Katelyn Schneider walks into Hastings and eyeballs the shelves of young adult fiction on her left, a section of the store that she knows well. Names like Stephenie Meyer, Ellen Hopkins and Suzanne Collins are spelled out along the bridges of these novels.
Schneider hasn’t reached the level of literary stardom these other authors have achieved, but at only 17 she can call them her collegues. Young adult fiction, aimed at a largely teenage audience, is generally written by middle-aged women. Schneider, a junior at Spokane’s Shadle Park High School, stands out among these authors.
While she is now approaching an age that would put her at the upper end of the young adult readership spectrum, Schneider can’t see herself leaving the genre. The books that got her hooked on writing have a strong voice that teenagers are drawn toward. She submerges herself in other books, movies, television and music that bring out feelings because, she notes, “that’s basically what writing is — emotions splayed out on a page.”
“It’s something that I connect with,” Schneider says, “I cannot see me writing anything else.”
While she’s gained some footing in the publishing world, getting into the business wasn’t easy. When she was still in middle school, Schneider worked on her first full-length book, Tweaked. Only 13 upon completing the novel, she fought to get her work to readers. Searching for an agent, working on query letters, developing the perfect elevator pitch, submitting her story to publishing companies and driven by her family, Schneider was willing to do whatever it took to be an author.
“With her first book, she did an amazing job getting out there,” explains John Williams, the marketing director at Inkwater Press, an indie publisher based in Portland. Mightily impressed not only by her “wonderful writing style” but her amazing dedication, the company published her first story in 2010, shortly before her 14th birthday. Along with many readers, they were captivated by the suspenseful and surprisingly romantic tale of the kidnapping and rescue of a young girl named Mickey.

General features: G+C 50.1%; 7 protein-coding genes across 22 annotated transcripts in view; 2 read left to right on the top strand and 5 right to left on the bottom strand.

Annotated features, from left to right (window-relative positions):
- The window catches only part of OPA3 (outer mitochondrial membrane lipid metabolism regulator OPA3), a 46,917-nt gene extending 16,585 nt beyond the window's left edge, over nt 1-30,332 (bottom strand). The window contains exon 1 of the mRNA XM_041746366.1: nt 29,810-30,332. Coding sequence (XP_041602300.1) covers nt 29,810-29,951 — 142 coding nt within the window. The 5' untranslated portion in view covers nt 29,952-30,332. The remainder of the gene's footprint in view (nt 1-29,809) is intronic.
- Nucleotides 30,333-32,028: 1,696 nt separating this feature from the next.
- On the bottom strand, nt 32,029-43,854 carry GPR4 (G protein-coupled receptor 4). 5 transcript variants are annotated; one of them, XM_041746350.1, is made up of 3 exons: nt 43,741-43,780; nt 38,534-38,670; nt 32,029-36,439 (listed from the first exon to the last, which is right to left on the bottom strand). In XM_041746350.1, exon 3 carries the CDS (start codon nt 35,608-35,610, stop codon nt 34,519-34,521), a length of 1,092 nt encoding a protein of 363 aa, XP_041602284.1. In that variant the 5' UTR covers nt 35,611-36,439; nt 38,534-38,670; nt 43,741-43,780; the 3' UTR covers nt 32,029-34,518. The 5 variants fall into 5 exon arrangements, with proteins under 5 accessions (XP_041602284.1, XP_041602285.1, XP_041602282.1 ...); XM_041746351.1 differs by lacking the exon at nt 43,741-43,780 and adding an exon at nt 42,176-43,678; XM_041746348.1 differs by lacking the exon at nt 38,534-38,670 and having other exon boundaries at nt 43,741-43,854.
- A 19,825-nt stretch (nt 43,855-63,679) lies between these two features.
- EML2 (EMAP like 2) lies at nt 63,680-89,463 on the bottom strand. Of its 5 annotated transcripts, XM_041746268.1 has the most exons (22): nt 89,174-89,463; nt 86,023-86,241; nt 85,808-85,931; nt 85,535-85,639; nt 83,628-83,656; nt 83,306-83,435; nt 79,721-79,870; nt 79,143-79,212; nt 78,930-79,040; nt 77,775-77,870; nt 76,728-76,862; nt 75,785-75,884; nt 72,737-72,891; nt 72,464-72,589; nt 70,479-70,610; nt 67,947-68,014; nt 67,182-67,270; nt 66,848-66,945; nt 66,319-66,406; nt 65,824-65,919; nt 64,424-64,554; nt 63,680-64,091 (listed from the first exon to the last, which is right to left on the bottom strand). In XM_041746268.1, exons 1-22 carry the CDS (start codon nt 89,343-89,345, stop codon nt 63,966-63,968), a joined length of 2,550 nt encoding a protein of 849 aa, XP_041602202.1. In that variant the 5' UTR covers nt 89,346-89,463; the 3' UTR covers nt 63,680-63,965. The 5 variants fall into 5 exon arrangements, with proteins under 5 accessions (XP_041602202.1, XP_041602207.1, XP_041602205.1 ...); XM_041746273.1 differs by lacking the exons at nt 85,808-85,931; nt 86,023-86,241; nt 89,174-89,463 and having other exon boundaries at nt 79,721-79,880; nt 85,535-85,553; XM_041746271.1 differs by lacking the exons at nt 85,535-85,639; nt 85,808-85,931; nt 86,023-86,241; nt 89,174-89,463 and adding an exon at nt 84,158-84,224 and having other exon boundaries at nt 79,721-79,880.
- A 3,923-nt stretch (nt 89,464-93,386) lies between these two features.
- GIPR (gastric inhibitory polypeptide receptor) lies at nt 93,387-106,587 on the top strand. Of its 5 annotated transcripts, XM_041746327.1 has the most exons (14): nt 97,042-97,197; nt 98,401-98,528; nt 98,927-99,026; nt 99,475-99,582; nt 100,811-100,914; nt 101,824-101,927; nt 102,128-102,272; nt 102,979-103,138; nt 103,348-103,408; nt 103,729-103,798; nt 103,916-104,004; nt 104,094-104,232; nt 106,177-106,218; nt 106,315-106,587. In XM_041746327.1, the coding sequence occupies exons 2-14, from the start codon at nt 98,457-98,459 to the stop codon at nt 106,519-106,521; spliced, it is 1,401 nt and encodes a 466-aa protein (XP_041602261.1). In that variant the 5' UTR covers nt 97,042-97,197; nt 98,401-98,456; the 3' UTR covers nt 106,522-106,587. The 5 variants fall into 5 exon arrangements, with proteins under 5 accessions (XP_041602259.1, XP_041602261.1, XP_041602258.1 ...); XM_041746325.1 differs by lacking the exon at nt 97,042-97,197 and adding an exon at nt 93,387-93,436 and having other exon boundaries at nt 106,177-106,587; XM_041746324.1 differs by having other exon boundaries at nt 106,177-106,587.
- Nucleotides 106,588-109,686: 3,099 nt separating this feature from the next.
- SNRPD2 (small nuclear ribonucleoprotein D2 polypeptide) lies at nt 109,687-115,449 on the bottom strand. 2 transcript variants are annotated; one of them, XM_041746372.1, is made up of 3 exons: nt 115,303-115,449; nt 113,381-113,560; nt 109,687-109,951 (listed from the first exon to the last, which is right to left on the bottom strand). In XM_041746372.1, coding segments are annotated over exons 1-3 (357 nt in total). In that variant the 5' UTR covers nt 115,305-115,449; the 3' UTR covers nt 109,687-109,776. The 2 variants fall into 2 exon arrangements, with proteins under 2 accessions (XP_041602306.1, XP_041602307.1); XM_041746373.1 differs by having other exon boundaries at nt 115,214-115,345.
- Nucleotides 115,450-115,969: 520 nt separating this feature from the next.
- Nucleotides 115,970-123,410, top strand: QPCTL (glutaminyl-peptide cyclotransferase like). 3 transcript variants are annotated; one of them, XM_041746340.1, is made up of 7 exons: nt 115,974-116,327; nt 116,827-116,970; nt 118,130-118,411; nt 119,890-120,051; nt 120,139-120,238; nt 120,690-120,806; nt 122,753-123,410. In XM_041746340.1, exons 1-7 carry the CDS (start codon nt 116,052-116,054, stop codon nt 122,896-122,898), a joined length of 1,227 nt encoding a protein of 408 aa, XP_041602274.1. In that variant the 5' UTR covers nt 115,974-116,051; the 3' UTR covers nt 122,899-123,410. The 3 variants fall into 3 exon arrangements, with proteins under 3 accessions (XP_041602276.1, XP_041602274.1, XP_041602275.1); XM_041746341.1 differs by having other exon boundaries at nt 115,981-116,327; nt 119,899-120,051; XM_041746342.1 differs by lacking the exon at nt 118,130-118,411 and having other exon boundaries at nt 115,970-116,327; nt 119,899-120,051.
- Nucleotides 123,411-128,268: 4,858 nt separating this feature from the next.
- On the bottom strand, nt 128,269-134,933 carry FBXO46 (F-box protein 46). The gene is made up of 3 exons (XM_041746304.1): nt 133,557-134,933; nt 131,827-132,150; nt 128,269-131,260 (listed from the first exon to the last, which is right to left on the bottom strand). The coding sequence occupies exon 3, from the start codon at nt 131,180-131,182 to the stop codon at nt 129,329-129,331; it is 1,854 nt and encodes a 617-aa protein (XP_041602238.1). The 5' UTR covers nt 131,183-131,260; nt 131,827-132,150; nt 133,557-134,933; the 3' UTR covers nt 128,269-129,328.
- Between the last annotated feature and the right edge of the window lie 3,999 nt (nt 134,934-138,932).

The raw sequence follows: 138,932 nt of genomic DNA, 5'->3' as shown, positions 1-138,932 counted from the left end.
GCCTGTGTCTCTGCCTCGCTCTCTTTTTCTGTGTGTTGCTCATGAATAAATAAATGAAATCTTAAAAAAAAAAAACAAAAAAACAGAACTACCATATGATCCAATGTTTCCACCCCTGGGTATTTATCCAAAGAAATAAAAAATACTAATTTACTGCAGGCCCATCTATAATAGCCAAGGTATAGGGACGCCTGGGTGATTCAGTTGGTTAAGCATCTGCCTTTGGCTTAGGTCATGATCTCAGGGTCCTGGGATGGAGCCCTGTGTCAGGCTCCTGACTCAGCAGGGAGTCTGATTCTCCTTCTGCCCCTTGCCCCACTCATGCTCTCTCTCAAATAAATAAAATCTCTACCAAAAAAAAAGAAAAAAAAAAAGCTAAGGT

Last November, Schneider released Secrets, the first installment in her latest series about 17-year-old Victoria Laine’s struggle to get some excitement in her life and her relationship with the mysterious Nick Avery. The publication of Tweaked and Secrets may be the result of the relentless drive of a teenage girl, but the success of the books lies in Schneider’s abilities as a writer.
An advantage Inkwater Press saw in her writing compared to that of other young adult authors was her age. “She is the demographic; therefore, she has a more unique view,” says Williams.
Two books underneath her belt, Schneider isn’t slowing down her pace. Daily, she puts herself through a one-hour writing regimen.
She’s working on three projects simultaneously, in addition to her pressing school schedule and a part-time job at a local grocery store. Seeds of scenes pop into her head constantly, and new characters pester her until she writes their stories.
“You can have the best book in the world, but if no one knows about it, nobody is going to read it,” says Schneider as she looks over at Hastings’ YA section. “Persistence is key,” she emphasizes.
It’s this dedication and drive that has put Schneider’s books on the shelves over on her left.
From attending conferences to scheduling book signings, Schneider has put herself at center stage in the world of indie authors. Her work has been read across the country, receiving favorable reviews.
At just 17, she’s become an accomplished writer – something that takes many people a lifetime. Her work sits on the same shelves as many successful and popular young adult books.
“My books are actually right over there,” she says, pointing to a nearby shelf.
Katelyn Schneider reading with Su Williams • Sat, May 4 from noon-2 pm • Auntie’s Bookstore • 402 W. Main St. • auntiesbooks.com • 838-0206